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Michael Heseltine

Michael Ray Dibdin Heseltine, Baron Heseltine, is a British politician and businessman. Having begun his career as a property developer, he became one of the founders of the publishing house Haymarket. Heseltine served as a Conservative Member of Parliament from 1966 to 2001, was a prominent figure in the governments of Margaret Thatcher and John Major, including serving as Deputy Prime Minister under the latter. Heseltine entered the Cabinet in 1979 as Secretary of State for the Environment, where he promoted the "Right to Buy" campaign that allowed two million families to purchase their council houses, he was considered an adept media performer and a charismatic minister, although he was at odds with Thatcher on economic issues. He was one of the most visible "wets", whose "One Nation" views were epitomised by his support for the regeneration of Liverpool in the early 1980s when it was facing economic collapse; as Secretary of State for Defence from 1983 to 1986, he was instrumental in the political battle against the Campaign for Nuclear Disarmament.

He returned to the back benches. Following Sir Geoffrey Howe's resignation speech in November 1990, Heseltine challenged Thatcher for the leadership of the Conservative Party, polling well enough to deny her an outright victory on the first ballot. After Thatcher's subsequent resignation, Heseltine lost to John Major on the second ballot, but returned to the Cabinet when Major became Prime Minister; as a key ally of Major, Heseltine rose to become President of the Board of Trade and, from 1995, Deputy Prime Minister and First Secretary of State. He declined to seek the leadership of the party following Major's 1997 election defeat, but remained a vocal advocate for modernisation in the party. In May 2019, he had the whip suspended after saying he would vote for the Liberal Democrats, rather than the Conservatives, at the 2019 European Parliament election in the United Kingdom. Michael Heseltine was born in Swansea in Wales, the son of Eileen Ray and Rupert Heseltine, a factory owner, he is a distant descendant of the composer and songwriter Charles Dibdin, honoured by one of his middle names, at the time of his parents' marriage in 1932, his father gave his name as Rupert Dibdin-Heseltine.

His father's ancestors were farm labourers in Pembrey. His mother originated in west Wales, his maternal great-grandfather worked at the Swansea docks, as a result of which Heseltine was made an honorary member of the Swansea Dockers Club, his maternal grandfather, James Pridmore, founded West Glamorgan Collieries Ltd, a short-lived company that worked two small mines on the outskirts of Swansea. Eileen Pridmore was born in Swansea in 1907. Heseltine was brought up in relative luxury at No. 1, Uplands Crescent. He told Tatler interviewer Charlotte Edwardes in 2016: "At prep school, I started a birdwatching club called the Tit Club; every member was named after a member of the tit family: the Blue Tit. I was the Great Tit", he once feared the story might reach the press: "I just know if that had got out when I was in active politics, I would never have recovered". Heseltine won a junior competition, he was educated at Oakleigh House Shrewsbury School. Heseltine campaigned as a volunteer in the October 1951 general election before going up to Pembroke College, Oxford.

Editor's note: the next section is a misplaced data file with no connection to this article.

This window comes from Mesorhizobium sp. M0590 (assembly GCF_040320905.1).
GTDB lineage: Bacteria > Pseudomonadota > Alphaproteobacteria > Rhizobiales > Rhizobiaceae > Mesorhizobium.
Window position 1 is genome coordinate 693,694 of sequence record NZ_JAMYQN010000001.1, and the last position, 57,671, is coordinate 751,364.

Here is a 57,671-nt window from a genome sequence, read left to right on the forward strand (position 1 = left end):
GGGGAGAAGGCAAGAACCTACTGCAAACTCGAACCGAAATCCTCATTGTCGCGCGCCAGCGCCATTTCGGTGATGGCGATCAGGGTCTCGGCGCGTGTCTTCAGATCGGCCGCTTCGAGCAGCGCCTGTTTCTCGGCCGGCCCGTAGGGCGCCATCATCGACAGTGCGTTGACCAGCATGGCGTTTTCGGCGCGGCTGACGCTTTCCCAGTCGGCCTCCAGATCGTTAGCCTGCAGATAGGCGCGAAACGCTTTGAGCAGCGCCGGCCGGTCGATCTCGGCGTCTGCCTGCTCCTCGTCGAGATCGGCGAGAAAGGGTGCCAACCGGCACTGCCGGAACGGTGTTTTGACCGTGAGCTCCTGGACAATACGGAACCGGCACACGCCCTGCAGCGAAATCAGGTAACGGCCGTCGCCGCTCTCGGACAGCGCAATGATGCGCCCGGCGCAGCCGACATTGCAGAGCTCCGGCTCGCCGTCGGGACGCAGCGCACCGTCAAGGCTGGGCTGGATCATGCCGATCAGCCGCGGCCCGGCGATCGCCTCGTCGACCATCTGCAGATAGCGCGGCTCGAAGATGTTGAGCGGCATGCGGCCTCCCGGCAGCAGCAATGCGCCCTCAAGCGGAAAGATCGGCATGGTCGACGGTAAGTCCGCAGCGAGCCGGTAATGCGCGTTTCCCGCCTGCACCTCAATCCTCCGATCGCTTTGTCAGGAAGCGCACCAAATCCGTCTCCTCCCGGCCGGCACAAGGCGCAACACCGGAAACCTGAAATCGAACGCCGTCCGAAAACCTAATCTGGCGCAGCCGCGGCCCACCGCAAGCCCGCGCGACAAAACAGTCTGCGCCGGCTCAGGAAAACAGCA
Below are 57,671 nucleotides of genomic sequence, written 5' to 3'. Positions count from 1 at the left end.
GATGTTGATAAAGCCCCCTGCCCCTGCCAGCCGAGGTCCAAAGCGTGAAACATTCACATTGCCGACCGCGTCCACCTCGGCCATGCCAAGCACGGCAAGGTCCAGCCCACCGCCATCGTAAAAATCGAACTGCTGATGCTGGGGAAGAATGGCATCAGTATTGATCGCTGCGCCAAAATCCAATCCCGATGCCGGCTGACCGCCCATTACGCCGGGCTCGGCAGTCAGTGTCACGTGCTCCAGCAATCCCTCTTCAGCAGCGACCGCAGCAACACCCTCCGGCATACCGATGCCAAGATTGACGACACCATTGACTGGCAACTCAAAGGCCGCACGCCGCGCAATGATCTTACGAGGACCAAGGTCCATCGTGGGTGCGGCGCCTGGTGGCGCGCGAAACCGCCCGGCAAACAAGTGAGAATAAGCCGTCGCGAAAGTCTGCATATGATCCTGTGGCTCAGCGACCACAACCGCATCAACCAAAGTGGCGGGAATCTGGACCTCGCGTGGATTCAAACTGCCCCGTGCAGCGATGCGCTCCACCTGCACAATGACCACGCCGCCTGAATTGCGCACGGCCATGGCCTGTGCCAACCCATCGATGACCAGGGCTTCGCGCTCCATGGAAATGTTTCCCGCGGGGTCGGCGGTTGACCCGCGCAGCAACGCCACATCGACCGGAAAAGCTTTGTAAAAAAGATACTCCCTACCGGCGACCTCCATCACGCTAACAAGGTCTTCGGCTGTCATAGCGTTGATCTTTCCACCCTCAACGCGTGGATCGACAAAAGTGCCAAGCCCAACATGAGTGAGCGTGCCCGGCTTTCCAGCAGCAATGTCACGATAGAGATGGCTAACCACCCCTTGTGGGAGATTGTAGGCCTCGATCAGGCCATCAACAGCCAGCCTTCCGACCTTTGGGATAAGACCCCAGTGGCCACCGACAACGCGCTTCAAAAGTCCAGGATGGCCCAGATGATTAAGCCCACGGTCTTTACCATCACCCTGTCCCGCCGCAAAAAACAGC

While there, in frustration at his inability to be elected to the committee of the Oxford University Conservative Association, he founded the breakaway Blue Ribbon Club. Along with undergraduates Guy Arnold, Julian Critchley and Martin Morton he canvassed workers at the gates of the Vickers Shipyard in Barrow-in-Furness. Julian Critchley recounted a story from his student days of how he plotted his future on the back of an envelope, a future that would culminate as Prime Minister in the 1990s. A more detailed apocryphal version has him writing down:'millionaire 25, cabinet member 35, party leader 45, prime minister 55', he became a millionaire and was a member of the shadow cabinet from the age of 41, but did not manage to become Party Leader or Prime Minister. His biographers Michael Crick and Julian Critchley recount how, despite not having an innate gift for public speaking, he became a strong orator through much effort, which included practising his speeches in front of a mirror, listening to tape recordings of speeches by television administrator Charles Hill, taking voice-coaching lessons from a vicar's wife.